- Associated Press - Tuesday, January 20, 2015

TOPEKA, Kan. (AP) - Kansas lawmakers considered a bill Tuesday that would toughen punishments for scrap metal theft amid an exponential rise in the crime statewide.

Law enforcement officials and representatives of utilities testified during a Senate Judiciary Committee hearing that millions of dollars in damage are being done to Kansas businesses and homes each year by scrap thieves.

Kansas Bureau of Investigation Director Kirk Thompson said the number of reported thefts of metals in the state jumped to 1,404 in 2012 from less than 400 in 2009, while the estimated value of the stolen goods reached $2.7 million in 2012 from $500,000 in 2009. Thompson acknowledged that these data were incomplete. For instance, they do not include crimes committed in Topeka and Kansas City, but he said they show a clear trend.

Kent Winter, a member of the Kansas Farm Bureau from Sedgwick County, testified that farm communities have been increasingly victimized by scrap theft as the price of copper doubled to $3 per pound last year after being valued at less than $1.50 per pound in 2008, according to NASDAQ. In the process of stealing copper wiring and piping from agricultural equipment, thieves often do thousands of dollars in damage and can disable vital machines for weeks, Winter said.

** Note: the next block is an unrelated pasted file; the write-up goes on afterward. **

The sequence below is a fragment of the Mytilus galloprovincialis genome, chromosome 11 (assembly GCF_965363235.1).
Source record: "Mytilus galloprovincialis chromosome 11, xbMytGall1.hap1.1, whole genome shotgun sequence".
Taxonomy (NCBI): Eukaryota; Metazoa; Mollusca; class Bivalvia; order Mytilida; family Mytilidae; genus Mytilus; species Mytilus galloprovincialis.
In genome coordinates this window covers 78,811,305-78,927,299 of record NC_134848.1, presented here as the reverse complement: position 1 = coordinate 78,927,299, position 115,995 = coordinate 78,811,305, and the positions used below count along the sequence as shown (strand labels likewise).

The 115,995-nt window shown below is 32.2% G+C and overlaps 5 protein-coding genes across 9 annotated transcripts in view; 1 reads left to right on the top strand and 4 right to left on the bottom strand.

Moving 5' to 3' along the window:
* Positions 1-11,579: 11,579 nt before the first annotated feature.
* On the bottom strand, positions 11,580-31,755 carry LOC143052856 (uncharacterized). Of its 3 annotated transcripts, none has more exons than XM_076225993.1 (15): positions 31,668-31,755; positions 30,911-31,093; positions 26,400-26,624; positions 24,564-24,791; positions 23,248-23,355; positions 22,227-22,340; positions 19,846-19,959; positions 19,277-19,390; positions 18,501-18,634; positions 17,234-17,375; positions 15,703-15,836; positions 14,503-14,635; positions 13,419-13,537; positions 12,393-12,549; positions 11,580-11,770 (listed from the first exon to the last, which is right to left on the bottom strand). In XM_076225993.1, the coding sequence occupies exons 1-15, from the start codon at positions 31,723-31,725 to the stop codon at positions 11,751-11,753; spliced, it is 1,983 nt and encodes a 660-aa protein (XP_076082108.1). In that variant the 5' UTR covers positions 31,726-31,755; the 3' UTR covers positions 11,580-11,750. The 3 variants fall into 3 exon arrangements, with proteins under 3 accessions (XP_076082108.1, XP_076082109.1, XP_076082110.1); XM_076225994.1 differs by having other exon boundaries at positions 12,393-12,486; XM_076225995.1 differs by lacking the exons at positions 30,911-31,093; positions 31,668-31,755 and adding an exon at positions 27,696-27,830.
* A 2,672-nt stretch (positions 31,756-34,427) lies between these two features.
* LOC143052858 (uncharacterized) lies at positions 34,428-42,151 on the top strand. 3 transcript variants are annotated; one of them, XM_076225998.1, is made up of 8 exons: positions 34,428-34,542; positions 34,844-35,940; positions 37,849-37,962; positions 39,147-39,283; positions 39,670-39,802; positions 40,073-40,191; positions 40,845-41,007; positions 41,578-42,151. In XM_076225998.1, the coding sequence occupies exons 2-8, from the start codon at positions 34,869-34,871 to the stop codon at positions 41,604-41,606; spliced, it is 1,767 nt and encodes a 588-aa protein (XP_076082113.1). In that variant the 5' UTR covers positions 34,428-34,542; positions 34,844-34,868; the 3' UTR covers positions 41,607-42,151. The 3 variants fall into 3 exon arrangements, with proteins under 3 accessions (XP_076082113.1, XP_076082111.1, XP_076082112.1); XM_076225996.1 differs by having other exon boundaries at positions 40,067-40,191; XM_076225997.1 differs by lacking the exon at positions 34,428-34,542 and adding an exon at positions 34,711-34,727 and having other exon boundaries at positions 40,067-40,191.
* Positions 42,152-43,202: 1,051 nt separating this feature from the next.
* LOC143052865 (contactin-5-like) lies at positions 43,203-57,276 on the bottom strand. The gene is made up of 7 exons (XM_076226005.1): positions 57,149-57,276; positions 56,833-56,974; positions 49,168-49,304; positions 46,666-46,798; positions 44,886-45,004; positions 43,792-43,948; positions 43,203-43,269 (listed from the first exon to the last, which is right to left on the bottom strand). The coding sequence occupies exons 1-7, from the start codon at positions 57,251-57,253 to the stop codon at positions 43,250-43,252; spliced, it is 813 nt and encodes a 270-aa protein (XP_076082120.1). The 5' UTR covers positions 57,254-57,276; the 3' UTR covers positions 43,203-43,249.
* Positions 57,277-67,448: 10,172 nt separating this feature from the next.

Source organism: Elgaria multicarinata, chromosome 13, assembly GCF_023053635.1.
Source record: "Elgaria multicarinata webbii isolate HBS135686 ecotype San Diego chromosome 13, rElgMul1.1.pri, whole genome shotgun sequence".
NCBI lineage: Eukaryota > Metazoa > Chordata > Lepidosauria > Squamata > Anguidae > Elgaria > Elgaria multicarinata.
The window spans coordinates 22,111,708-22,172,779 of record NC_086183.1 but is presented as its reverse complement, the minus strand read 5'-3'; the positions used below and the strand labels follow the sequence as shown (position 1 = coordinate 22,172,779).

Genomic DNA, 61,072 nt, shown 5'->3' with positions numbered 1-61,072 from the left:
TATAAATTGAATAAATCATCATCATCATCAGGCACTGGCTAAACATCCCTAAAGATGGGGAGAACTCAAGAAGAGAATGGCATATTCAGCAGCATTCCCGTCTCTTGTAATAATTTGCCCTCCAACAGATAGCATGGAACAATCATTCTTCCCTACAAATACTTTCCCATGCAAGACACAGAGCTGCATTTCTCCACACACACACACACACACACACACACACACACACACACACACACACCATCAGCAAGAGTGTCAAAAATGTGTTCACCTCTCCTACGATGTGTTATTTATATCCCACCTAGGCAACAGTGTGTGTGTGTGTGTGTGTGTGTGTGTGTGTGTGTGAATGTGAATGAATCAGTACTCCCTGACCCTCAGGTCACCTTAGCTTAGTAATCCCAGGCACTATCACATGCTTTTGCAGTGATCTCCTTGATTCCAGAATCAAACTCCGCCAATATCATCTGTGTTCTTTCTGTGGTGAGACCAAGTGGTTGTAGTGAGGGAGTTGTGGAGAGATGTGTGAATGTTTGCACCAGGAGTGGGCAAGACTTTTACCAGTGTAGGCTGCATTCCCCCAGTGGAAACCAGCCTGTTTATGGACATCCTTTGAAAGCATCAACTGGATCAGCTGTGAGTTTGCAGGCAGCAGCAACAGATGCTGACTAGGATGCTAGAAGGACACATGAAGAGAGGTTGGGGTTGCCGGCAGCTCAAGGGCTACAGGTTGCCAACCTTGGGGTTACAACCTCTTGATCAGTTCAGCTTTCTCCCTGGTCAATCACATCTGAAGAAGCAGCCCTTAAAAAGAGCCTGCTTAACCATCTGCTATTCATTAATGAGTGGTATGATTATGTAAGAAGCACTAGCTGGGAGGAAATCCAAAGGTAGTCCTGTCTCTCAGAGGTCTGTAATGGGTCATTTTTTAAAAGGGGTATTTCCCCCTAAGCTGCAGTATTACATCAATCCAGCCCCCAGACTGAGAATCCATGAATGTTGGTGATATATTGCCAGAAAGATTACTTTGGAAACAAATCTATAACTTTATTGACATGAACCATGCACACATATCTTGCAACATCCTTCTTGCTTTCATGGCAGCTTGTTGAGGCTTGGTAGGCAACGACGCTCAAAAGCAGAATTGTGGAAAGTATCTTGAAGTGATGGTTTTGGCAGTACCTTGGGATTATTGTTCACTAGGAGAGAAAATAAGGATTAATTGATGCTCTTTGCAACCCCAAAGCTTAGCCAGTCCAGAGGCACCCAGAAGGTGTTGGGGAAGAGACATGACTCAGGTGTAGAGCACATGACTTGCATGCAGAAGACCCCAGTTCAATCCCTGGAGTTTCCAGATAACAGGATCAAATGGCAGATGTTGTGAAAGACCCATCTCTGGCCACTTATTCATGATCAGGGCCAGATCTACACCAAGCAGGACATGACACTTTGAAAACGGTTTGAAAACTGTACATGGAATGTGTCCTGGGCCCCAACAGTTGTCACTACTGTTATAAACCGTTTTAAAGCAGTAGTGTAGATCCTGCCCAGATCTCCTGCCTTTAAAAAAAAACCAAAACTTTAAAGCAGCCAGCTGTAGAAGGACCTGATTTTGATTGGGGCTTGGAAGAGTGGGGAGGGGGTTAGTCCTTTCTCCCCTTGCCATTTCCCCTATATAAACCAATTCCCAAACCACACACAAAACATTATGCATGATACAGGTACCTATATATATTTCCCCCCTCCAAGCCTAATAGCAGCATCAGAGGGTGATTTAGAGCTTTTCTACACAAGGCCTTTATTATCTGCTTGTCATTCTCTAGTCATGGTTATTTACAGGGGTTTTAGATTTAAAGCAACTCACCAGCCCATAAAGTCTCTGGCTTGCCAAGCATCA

Ed Klumpp, legislative committee chair for the Kansas Association of Chiefs of Police, said law enforcement agencies previously viewed scrap theft as an urban issue but now see it as “a statewide crisis.”

But Senate Majority Leader Terry Bruce, a Republican from Nickerson, criticized the bill, saying its proposed punishments are excessive. The bill would make scrap theft a level five felony, meaning first time offenders would face 11 to 34 months in jail while repeat offenders could face more than 11 years behind bars. Bruce called such punishment “ridiculously high.”

Marc Bennett, Sedgwick County District Attorney, defended the stiffening of charges, saying that one of the goals is to get convicted scrap thieves off the street, whereas current sentences release thieves on probation on their first two convictions.

The bill would also set up a database that would help law enforcement agencies track metal transactions by scrap dealers and recycling centers and require those companies to pay an annual licensing fee of $500 to $1,500 per business location. Kansas Attorney General Derek Schmidt could suspend or revoke licenses from companies that sell stolen materials.

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Online:

Kansas Legislature: http://www.kslegislature.org

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